[0028] As will be realized from the description above, it is also preferable if the transaction processing device 22 is provided with a network connection to a credit/debit card authorization computer system, so that credit and debit card transactions can be processed in real time in S114. If a network connection is not provided for this purpose, the credit/debit card authorizations would not be processed in S114, and instead, the transaction processing device would simply record the credit/debit card number for later processing and optionally, would run checksums or other local verification procedures on the number.

[0029] Network connections provided to the transaction processing device 22 for credit/debit card processing and inventory control system interfacing may be wired or wireless in nature. Suitable examples of network connections that may be used with the transaction processing device 22 include ethernet, a conventional telephone line and modem, a satellite link (particularly suitable for credit/debit card verification), cellular-based technologies, and wireless local area network (LAN) protocols, such as the wireless LAN ANSI/IEEE 802.11(b)/(g) standards (Institute of Electrical and Electronics Engineers). One or more of these network protocols and connections may be used singularly or in combination, depending on the particular configuration of the transaction processing device 22 and the other components to which it is networked.

[0030] As shown in FIG. 2, once the transaction has been recorded at S116, process 100 continues with S118. At S118, the selected tape measure is ejected from its storage compartment inside the cabinet 16 by a suitable mechanism and is placed in the dispensing bay 30 for removal by the user. Process 100 ends at S120.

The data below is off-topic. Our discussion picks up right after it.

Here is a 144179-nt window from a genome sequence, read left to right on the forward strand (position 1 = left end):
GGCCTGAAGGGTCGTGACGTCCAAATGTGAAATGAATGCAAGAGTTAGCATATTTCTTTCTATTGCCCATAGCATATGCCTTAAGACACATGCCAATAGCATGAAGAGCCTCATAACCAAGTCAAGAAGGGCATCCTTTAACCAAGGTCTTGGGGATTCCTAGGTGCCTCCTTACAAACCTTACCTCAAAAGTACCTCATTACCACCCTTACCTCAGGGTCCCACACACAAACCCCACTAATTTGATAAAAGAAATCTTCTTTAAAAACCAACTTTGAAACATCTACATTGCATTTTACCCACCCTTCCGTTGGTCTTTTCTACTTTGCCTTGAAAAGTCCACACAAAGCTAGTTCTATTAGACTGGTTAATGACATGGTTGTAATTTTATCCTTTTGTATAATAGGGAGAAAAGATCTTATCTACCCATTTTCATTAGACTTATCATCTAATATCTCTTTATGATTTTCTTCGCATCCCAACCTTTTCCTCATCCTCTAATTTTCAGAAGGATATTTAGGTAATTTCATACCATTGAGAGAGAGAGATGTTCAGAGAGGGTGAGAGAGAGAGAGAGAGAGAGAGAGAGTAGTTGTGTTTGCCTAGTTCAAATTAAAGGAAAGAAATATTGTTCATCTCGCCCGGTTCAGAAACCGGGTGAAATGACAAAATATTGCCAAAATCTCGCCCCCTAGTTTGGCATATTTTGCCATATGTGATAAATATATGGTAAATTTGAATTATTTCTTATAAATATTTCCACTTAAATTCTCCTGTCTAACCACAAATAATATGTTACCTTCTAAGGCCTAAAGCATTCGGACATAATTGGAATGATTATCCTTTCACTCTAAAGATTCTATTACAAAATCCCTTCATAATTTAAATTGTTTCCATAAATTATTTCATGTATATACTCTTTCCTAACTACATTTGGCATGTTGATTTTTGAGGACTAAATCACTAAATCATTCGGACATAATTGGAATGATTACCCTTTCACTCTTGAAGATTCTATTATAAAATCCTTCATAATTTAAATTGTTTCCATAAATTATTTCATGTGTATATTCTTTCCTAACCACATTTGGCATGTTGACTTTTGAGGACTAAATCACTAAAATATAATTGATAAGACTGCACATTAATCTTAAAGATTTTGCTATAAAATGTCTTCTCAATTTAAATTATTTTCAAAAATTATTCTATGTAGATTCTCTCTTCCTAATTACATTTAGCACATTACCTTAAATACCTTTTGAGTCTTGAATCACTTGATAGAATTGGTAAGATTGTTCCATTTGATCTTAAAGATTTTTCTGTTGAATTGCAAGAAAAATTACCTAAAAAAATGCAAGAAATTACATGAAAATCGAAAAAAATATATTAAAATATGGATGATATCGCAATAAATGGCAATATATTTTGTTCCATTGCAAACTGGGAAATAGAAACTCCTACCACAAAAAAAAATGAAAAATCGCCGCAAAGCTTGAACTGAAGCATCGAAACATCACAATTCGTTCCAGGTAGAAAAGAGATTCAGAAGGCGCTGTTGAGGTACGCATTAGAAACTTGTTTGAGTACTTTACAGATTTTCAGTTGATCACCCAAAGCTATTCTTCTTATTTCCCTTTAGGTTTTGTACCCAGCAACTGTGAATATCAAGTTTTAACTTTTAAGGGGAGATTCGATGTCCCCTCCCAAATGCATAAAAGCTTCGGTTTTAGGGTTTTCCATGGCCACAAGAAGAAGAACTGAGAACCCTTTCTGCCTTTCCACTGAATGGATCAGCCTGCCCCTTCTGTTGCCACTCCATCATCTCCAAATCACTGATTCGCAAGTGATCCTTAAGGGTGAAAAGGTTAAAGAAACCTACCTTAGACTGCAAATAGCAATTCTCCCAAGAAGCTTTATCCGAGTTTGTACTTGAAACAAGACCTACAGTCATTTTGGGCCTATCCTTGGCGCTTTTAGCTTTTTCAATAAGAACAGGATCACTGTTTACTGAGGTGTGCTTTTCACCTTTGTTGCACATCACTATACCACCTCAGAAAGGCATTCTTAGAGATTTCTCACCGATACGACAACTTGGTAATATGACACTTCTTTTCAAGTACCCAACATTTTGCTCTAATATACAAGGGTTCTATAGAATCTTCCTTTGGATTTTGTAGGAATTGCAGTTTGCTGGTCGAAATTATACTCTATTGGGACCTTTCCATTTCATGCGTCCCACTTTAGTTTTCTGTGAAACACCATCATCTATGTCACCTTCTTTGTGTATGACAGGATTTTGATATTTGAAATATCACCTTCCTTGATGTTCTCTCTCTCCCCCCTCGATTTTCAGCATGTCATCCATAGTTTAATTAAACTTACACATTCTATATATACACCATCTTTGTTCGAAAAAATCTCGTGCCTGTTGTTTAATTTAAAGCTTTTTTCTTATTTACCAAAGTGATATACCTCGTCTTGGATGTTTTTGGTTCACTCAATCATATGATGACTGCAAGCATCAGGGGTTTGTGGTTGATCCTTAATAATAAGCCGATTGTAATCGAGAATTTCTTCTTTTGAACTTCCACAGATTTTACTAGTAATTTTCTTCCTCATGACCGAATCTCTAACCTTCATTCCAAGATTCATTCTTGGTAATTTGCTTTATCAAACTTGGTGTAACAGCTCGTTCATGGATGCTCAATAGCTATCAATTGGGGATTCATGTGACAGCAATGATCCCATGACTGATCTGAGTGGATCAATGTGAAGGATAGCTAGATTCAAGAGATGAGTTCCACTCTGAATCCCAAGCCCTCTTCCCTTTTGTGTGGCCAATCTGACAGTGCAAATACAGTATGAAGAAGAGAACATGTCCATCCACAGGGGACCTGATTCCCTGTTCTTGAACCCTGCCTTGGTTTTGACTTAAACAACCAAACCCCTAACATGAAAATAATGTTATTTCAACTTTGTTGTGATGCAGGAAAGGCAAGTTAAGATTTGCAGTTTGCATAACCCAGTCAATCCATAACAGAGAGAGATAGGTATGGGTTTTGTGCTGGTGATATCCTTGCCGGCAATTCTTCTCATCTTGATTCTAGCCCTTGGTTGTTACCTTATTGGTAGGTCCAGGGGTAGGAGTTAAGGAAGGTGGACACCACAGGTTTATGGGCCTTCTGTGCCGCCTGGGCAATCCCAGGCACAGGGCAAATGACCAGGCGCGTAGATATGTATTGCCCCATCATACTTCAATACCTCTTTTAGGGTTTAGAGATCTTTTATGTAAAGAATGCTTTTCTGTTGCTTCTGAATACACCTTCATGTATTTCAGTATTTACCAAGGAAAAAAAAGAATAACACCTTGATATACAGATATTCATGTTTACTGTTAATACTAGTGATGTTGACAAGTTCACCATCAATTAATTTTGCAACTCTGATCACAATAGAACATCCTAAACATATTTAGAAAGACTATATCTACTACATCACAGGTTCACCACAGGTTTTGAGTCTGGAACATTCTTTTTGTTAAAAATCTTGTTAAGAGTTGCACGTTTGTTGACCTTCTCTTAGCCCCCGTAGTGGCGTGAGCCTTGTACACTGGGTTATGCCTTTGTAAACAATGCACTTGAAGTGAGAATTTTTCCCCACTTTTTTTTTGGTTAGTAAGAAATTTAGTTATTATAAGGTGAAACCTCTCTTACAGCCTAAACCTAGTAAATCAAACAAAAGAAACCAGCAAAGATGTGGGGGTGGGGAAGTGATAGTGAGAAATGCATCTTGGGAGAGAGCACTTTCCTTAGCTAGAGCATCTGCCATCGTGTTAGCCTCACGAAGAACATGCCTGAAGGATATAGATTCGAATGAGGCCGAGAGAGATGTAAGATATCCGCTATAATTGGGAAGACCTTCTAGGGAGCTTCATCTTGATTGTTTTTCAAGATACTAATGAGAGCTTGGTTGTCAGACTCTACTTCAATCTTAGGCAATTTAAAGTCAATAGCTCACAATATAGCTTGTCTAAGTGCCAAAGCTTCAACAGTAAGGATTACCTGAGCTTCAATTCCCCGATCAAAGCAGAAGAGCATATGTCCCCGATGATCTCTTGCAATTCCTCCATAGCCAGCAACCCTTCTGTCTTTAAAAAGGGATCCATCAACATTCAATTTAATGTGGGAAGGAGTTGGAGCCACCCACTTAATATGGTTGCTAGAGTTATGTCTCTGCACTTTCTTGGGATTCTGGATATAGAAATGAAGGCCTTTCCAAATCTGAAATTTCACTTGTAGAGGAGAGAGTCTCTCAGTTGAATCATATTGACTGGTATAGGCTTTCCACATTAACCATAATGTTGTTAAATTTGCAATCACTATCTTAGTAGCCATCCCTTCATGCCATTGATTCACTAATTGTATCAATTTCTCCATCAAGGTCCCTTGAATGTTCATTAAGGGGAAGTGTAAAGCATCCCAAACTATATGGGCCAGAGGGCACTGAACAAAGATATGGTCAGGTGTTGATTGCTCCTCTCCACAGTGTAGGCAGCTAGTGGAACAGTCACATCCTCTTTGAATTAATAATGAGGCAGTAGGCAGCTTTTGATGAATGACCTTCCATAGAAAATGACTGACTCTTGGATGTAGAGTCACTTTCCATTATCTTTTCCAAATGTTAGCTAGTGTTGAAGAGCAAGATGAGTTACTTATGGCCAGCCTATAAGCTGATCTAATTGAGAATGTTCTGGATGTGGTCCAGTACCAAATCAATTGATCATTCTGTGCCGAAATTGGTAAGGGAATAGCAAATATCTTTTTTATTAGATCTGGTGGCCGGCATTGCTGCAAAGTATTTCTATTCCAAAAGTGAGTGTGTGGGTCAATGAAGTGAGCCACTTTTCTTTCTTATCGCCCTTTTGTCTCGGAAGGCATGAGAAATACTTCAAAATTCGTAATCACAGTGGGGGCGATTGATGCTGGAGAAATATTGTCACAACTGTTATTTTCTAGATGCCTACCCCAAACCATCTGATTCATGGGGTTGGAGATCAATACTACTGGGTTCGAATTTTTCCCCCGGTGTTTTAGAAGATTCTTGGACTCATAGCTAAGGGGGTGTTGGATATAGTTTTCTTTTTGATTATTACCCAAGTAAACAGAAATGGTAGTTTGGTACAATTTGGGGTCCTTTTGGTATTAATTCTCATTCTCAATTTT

[0031] In process 100, the order of S116, the recordation of the transaction, and S118, the dispensing of the product, may be reversed. If the order of these two tasks is reversed, the product would be dispensed before the transaction is recorded. Process 100 may also include additional tasks.

[0032] A vending device 10 and process 100 according to embodiments of the invention provide several advantages when retailing tape measures. First, the tape measures are not dispensed by the vending device 10 until a transaction is complete, and are secured within the cabinet 12 until then. Therefore, it is anticipated that theft of tape measures will be more difficult. In general, EAS tags and other theft-deterrent mechanisms would not be required, resulting in a cost savings for the retailer. Additionally, as described above, the vending device 10 itself may be fixedly secured to the floor or to an external structure, making the vending device 10 difficult to tamper with (e.g., by tipping).

[0033] A second advantage of the vending device 10 and process 100 is that the individual tape measures need not be packaged in a conventional blister pack or theft-deterrent pack. Packaging materials may be reduced or entirely eliminated, thus reducing or eliminating the manufacturer's or retailer's packaging costs. For example, the individual tape measures could be entirely unpackaged, or alternatively, they could be wrapped in a thin plastic film (e.g., shrink wrap) to prevent scuffing during the dispensing process.

[0034] A third advantage is that the user is provided with a full range of payment options.

[0035] In order to provide the user with additional convenience, the vending device 10 may be sized smaller or larger for placement in any appropriate place in a retail store or other location where tape measures may be sold. For example, the vending device 10 may be placed in a location adjacent to where other hand tools are sold, or it may be placed in a conspicuous location at the front of the store (e.g., near the cashier).

[0036] While the invention has been described with reference to certain embodiments, those of ordinary skill in the art will realize that modifications and variations may be made within the scope of the invention. The embodiments described above are intended to be exemplary, rather than limiting. The full scope of the invention is defined by the appended claims.